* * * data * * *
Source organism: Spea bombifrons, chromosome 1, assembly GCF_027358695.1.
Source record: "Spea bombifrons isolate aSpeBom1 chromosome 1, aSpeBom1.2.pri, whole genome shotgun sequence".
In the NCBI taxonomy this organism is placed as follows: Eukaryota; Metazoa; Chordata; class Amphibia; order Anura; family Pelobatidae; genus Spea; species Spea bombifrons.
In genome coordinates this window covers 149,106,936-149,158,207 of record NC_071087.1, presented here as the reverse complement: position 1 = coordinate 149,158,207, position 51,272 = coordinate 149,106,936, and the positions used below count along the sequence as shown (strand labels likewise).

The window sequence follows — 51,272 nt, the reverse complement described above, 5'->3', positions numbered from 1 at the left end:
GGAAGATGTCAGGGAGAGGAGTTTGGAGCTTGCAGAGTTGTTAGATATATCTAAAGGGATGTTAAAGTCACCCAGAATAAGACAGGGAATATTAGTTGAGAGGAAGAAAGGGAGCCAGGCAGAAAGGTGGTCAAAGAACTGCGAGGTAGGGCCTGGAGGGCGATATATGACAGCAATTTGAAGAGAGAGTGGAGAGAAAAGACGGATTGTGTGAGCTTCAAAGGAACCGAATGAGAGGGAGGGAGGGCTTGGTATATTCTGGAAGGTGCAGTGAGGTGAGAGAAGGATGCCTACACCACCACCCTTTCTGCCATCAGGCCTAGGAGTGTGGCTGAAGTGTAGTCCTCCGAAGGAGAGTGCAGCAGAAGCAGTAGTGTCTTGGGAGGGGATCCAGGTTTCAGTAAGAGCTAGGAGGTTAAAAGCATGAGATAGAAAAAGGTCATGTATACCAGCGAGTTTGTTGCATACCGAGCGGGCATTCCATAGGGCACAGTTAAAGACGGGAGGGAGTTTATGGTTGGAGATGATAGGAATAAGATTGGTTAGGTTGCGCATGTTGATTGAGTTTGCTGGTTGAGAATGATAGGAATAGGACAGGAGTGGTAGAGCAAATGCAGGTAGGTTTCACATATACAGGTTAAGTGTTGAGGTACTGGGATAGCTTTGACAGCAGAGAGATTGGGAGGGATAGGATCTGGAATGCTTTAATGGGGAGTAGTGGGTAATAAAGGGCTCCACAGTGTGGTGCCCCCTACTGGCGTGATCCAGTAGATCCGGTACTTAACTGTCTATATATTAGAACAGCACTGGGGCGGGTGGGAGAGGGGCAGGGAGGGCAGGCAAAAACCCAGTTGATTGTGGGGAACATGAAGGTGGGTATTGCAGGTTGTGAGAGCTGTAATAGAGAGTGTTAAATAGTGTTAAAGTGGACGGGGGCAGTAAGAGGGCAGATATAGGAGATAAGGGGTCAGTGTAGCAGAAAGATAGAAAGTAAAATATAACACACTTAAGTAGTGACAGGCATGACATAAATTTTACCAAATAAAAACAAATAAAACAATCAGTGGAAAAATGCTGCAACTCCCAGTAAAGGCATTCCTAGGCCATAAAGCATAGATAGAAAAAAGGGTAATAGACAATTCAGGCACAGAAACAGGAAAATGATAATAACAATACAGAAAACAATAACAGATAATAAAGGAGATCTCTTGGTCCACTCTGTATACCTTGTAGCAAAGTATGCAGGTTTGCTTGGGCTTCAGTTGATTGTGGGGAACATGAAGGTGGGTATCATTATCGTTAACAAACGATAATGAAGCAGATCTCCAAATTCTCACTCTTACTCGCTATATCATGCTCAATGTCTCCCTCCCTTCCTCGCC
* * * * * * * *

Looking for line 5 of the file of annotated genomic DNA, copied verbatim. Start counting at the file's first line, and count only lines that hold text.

The window sequence follows — 51,272 nt, the reverse complement described above, 5'->3', positions numbered from 1 at the left end: